Will Wilkinson has an amazing tl;dr abstrusity wank on the rational basis (or lack thereof) for human rights absent Christianity:
- Human rights without God: A dialogue (Big Think)
This is all in response to a blog-tiff between Julian Sanchez and Ross Douthat, which I’ve mostly ignored because Ross Douthat. You should go RTWT, because it’s great. It’s long, but worth it. Go ahead, I’ll wait.
You didn’t read it, did you? Okay.
A year ago, I’d probably be banging one fist on the pulpit and waving a copy of Rothbard’s The Ethics of Liberty in the other hand, and for what it’s worth I really do buy about 95%-98% of Rothbard’s foundation for ethics in property rights. If I have within myself a capacity for faith, I’ve yet to find it, but I have no trouble finding the basis for my morals (which’re roughly equivalent to “human rights” as Will uses the term) in the Principle of Nonaggression. But pulpit-thumping isn’t exactly in the spirit of this particular conversation, or at least not in the spirit of Will’s rumination thereupon.
What I’m thinking — and don’t ask me to cite my sources; this is reckless speculation and synthesis — is that human rights as everyone involved use the term and Christianity as at least Douthat uses the term have evolved in parallel with other institutions that enable, support, and derive from a culture of mutual trust and trade like the one that has developed into the modern West. No appeals to Aristotle, St. Francis, or American exceptionalism necessary — cultures with institutions that promote cooperation, trust, and euvoluntary exchange tend to pwn those that don’t. If the Rise of China as the Next Great Superpower comes to pass, it won’t be the way the Sinophobes think: It’ll be due either to the evolution of solid commercial institutions in China, the devolution of the Anglosphere into internecine skirmishing over ever-broader Wars On Nouns (and possibly a Boomer-related debt crisis), or both.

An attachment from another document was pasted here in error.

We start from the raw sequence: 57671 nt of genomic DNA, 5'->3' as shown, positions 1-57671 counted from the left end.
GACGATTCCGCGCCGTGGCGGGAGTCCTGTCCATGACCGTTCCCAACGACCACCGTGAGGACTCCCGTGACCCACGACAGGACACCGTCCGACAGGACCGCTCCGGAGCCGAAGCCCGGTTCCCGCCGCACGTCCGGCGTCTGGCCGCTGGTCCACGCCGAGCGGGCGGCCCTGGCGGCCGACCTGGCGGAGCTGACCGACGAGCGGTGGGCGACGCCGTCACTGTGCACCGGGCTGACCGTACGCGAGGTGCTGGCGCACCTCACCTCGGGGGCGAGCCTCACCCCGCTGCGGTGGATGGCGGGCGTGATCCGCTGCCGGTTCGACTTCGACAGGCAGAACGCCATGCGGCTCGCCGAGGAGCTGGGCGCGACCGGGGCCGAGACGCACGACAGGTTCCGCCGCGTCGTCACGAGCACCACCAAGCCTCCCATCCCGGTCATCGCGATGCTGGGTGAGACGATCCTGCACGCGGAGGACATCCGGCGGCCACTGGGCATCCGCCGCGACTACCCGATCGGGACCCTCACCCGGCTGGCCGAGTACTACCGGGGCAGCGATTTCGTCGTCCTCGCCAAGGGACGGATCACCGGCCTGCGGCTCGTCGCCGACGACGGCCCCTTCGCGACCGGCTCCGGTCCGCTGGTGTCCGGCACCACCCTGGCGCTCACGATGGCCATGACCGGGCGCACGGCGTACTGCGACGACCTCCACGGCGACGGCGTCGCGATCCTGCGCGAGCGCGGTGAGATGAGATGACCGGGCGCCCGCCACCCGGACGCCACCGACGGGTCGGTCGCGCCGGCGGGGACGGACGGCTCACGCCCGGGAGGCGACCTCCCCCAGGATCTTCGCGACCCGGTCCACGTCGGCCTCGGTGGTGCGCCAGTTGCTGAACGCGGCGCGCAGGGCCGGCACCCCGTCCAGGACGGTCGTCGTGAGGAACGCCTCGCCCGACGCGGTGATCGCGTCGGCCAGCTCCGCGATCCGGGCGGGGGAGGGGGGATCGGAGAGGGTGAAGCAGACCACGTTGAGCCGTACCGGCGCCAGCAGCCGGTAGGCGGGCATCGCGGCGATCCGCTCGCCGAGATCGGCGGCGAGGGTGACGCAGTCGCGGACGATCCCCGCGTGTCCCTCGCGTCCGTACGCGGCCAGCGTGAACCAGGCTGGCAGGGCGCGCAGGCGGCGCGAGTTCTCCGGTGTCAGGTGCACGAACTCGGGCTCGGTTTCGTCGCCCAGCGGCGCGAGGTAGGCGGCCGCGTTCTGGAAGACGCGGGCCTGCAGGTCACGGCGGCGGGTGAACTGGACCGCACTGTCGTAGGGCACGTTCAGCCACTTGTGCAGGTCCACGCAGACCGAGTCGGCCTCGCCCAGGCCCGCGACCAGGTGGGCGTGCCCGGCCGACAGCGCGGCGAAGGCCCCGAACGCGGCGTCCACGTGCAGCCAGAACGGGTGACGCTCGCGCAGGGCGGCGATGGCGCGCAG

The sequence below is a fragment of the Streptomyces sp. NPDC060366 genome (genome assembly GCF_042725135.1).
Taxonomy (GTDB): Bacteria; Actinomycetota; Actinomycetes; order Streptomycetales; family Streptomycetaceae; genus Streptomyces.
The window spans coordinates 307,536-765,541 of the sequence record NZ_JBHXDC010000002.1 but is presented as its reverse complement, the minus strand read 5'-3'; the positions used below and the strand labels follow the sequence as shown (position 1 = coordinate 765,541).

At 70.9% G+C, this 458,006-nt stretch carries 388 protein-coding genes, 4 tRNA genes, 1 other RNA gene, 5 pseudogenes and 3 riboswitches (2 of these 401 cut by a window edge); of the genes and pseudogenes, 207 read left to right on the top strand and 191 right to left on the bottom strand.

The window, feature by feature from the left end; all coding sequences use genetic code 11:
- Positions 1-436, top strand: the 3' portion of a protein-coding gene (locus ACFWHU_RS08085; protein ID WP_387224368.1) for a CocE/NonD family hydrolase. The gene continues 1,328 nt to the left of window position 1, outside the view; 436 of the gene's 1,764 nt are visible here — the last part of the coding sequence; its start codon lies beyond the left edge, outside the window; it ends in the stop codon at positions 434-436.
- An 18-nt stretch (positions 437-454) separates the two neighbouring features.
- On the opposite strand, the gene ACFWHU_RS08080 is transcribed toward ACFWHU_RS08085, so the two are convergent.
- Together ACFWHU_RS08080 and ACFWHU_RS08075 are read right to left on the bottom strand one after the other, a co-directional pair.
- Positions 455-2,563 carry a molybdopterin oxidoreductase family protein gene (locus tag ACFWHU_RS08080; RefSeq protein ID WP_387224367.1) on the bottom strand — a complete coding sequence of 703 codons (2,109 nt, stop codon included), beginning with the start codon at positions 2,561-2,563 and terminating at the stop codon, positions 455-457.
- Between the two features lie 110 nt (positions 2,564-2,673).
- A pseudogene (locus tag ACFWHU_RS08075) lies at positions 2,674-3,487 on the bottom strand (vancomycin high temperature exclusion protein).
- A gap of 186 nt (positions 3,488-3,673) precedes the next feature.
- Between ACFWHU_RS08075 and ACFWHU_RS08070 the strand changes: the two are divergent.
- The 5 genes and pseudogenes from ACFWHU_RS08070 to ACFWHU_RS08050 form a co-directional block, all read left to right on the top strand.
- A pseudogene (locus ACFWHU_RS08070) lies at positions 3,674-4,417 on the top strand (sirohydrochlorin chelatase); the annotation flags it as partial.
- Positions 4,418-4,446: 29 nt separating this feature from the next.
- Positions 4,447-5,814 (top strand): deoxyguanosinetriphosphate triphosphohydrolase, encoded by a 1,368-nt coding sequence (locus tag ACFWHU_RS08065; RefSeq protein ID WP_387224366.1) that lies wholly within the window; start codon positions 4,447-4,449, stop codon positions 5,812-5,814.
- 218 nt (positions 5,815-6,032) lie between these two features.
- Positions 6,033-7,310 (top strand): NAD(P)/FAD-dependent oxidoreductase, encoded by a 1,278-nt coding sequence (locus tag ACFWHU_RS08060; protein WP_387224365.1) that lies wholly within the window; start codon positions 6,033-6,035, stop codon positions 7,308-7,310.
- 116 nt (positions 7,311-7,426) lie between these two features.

Institutions matter. Euvoluntary exchange matters. The rest, as they say, is commentary. You can’t have human rights without commerce — well, you probably can in a sci-fi novel, but I don’t see it happening in the real world. The debate over whether Nordic-style market socialism/neoliberalism works better than Anglosphere-style snarky-quotes “free market” corporatism is a great way to keep policy wonks off the streets but ultimately irrelevant; they’re just two different ways to get to (more or less) the same functioning institutions. There are other ways to get there too. The point is getting there.